1582; mat. at Oxford (Mag. Hall) 27 Oct. 1592, aged 17 ; admitted
to the Middle Temple, 1594; Barrister-at-Law.1 He, in 1622,
purchased the estate of Thorpe Malsor.1 He married 25 Jan. 1601/2, *
Katluirine, da. of Richard Ward, of Hurst, co. Berks, Esq. She
died 18 Aug. 1607, aged 28.1 He died 19 Oct. 1625 and was
buried at Bromley, aged 50.1 M.I. Will dat. 12 July 1621, pr.
4 Feb. 1625/6 in C.P.C. (35 Hele). They had issiie, three sons—
I. THOMAS MAUNSELL, born 1602 and died 2 April 1606.1
He is mentioned in the will, dated April 1605 (proved
Feb. 1605/6), of Sir Richard Ward, of Hurst aforesaid,
as " THOMAS WARD MAXCELL, my godson."
II. John Maunsell, of whom below.
III. Thomas Maunxell, of the Middle Temple, 2d surviving son,
born 15 May 1606;1 admitted to the Middle Temple,
1626; Barrister, 1633 ; died unm., 25 Feb. 1643, aged 36,
and was buried at Thorpe Malsor. M.I.
JOHN MAUNSELL, of Woodlord, co. Essex, and Thorpe Malsor
aforesaid, Barrister at Law, 1st surviving son wife he had issue male who inherited the Ballyvoreen, the Ballybrood, and
other estates. By his 2d wife he had Thomas Maunsell, of Drombane,
co. Limerick, his youngest son, born 1 Dee. 1673, who was Sheriff of
co. Limerick 1715, and who in March 1727/8, succeeded to the estate of
Thorpe Malsor, co. Northampton (under the will of his cousin Robert
Maunsell) and died there 27 Sep. 1739 in his 67th year, being ancestor,
in the male line, of the succeeding and now [1902] existing possessors


Maunsell, of Chieheley, Bromley and Thorpe Malsor, by Katharine,
his wife, both above-named; born 12 March 1604/5 j1 adm. to Lincoln's
Inn, 9 Nov. 1624, his father being then described as "of Chieheley;"
succeeded his father in Oct. 1625; entered his pedigree in the
Visitation of Essex, 1634. He married 8 June 1626,1 Susan, da.
of Humphrey Phipps, of London, merchant, abovenamed, by Dorothy,
da. of Henry MORDAUNT and Susan, his wife, both also abovenamed.
He died 2 "May 1677, aged 73, and was bur. at Thorpe Malsor.
Will dat. 21 May 1669 to 24 Nov. 1675, pr. 30 May 1677 in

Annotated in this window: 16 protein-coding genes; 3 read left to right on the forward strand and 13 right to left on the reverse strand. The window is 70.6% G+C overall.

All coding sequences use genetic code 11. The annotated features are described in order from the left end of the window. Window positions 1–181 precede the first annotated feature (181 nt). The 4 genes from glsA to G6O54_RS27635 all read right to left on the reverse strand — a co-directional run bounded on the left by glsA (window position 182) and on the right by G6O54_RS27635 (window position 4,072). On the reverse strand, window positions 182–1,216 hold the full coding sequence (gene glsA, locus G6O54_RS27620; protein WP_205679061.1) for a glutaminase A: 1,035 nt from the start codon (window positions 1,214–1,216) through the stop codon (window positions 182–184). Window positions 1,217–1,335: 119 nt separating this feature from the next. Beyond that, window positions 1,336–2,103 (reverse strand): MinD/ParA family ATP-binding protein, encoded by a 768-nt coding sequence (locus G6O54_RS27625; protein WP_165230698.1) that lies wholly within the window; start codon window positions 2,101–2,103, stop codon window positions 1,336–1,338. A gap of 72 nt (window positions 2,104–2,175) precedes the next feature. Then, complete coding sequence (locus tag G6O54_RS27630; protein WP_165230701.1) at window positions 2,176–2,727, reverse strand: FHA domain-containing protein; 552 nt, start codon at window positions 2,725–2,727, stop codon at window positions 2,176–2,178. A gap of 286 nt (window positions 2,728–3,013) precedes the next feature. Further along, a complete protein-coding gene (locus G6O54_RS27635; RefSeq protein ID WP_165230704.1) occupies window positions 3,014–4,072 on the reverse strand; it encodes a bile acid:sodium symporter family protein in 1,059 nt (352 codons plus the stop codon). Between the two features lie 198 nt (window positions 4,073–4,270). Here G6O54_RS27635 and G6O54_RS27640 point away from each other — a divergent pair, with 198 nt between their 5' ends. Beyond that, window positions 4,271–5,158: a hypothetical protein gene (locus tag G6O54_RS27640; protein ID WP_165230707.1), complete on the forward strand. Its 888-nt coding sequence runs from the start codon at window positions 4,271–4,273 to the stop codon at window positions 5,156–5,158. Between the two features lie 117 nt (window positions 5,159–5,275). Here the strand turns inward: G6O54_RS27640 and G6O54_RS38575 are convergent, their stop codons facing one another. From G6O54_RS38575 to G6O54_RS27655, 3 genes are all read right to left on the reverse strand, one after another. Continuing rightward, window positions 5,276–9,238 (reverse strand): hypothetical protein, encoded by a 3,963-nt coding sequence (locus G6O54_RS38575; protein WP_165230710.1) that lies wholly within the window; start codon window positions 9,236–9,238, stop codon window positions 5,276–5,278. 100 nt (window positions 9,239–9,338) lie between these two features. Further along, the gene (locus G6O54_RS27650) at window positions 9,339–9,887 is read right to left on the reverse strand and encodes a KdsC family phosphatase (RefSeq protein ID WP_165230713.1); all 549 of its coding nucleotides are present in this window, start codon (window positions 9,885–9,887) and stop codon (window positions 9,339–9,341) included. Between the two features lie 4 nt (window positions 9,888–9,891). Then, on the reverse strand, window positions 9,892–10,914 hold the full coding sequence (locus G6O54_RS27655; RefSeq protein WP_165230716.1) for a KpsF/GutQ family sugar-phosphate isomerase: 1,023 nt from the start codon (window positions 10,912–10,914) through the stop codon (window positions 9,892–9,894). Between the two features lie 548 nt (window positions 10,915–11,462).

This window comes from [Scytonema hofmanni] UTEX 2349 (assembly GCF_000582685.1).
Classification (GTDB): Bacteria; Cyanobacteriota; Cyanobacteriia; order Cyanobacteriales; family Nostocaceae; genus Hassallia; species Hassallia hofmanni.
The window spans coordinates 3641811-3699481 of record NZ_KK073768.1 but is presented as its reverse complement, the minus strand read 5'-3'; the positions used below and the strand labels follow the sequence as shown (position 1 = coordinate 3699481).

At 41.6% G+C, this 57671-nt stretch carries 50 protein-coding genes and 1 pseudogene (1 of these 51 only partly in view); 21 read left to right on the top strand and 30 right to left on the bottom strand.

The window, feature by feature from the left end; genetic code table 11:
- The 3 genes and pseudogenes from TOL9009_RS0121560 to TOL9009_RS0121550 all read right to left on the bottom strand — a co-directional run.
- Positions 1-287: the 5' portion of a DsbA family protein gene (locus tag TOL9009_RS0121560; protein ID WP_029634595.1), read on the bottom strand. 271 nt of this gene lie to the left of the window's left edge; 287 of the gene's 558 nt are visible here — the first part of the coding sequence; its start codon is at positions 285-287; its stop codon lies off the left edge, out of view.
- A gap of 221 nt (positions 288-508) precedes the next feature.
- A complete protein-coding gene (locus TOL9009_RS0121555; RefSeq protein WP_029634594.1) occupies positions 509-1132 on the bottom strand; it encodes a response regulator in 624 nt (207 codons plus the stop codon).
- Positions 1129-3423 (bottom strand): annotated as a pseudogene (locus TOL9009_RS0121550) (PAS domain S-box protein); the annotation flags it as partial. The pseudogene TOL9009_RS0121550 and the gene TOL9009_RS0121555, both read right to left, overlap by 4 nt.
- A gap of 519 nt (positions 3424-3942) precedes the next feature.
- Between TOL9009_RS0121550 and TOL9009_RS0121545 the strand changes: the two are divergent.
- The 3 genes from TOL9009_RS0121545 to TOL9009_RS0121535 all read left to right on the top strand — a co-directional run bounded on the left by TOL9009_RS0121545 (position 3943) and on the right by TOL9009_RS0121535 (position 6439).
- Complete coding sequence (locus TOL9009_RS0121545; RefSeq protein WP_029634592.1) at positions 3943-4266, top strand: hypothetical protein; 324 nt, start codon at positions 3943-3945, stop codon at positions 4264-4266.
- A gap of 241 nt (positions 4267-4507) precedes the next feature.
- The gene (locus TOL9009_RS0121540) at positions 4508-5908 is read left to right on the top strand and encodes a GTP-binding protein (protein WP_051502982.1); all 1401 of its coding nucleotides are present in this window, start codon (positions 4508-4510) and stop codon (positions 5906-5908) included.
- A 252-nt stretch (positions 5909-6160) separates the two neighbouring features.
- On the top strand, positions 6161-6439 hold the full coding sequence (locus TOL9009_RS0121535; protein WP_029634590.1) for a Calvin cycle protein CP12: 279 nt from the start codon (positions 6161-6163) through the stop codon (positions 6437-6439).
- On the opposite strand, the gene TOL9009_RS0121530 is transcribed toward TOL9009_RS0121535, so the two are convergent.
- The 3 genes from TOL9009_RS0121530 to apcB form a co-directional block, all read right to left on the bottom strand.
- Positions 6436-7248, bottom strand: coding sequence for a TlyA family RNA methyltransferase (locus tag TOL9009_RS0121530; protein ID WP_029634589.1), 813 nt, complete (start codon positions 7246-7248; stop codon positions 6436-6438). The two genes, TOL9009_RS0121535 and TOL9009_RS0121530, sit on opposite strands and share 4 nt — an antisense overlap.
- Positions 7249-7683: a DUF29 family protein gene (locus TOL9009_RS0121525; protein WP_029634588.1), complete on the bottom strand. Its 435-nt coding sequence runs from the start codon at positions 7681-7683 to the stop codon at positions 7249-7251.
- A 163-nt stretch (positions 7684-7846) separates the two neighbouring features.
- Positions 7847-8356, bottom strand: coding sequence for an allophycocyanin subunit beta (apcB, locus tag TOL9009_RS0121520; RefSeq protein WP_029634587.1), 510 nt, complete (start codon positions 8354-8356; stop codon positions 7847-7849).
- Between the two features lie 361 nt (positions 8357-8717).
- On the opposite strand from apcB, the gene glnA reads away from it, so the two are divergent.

C.P.C. (51 Hale)/ His widow died 29 Nov. 1678, and was bur.
at Thorpe Malsor. Will dat. 20 May 1677, pr. 3 Feb. 1678/9, in
C.P.C. (22 King). They had issite, seven sons and five daughters—
I. Robert Maunsell, 1st son in 1(JS4; of ichom below.
II. Charles Maunsell, 3d son, born 14 Feb. 1629,* living 1634;
died young.
III. John Maunsell, of London, merchant,6 3d son, born 24 Aug.
1630.- He married in or before 1664, Martha, da. of (—).
He died at Edmonton, Middx., 12 Dec. 1670.
Will, in which he describes himself as " of the city
of London, Leatherseller," dat. 21 Nov. 1670, pr. in
C.P.C., 9 Jan. 1670/1, 23 June 1680 and 8 June 1689 (
7 Duke). His widow married (Lie. Vic. Gen. 5 Feb.
1671/2, she being then of Bow, co. Middx., about 33)
George DUKE, of Aylesford, co. Kent, " Esq.," then about
55 and a widower. He was living. 1677. She died
before June 1680. They had issue, two sons and two
daughters— (
I). ROBERT MAUNSELL, of whom below. (
II). JOHN MAUNSELL, 2d and youngest son, bom
about 1667 ; living a minor in June 1680, but
of full age in June 1689. He died s.p.,
probably before 1704, as he is not mentioned
in the will of his uncle, Robert Maunsell,
dated 17 Jan. 1704, entailing the family
estates, or in any subsequent wills of any of
the family. (
1). SARAH, born about 1664; died unm. 10 and
was buried 17 Sep. 1684 in her 20th year,
at Thorpe Malsor. M.I. (
2). MARY, 2d and youngest da., born about 1668;
was a minor in June 1680, but of full age
in June 1689. She died unm. and was buried
17 Oct. 1726 at Thorpe Malsor. Will dat.
11 Dec. 1725, pr. in C.P.C., 4 Nov. 1726 (
240 Plymouth).
5 He is described as " merchant" in the monumental inscription to hia
daughter Sarah.


3. SUSAN, 7 born 19 Oct. 1644 - and bap. at Thorpe Malsor;*
mar. there 1 Aug. 1665 Edward HILL, of Rothwell
Manor, co. Northampton, who entered his pedigree in
the Heralds' Visitation of that County, 1681,8 and who
died 1 Aug. 1705, aged 70. She was buried at Rothwell
29 Oct. 1731, aged 88 ; M.I. They had issue, 19 children.
4. ELIZABETH," born 26 June 1646- arid bap. at Thorpe Malsor.6
She is said to have mar. (—) LF.KUI. She died before
6 Jan. 1676/7.
5. MARY/ born 12 Oct. 1648= and bap. at Thorpe Malsor;6
mar. there 4 May 1669, Daniel BLUNDKLL, of St. Mary
le Bow, London, whose will dat. 5 Jan. 1674/5, was
proved 15 May 1679 in C.P.C. (53 King). She was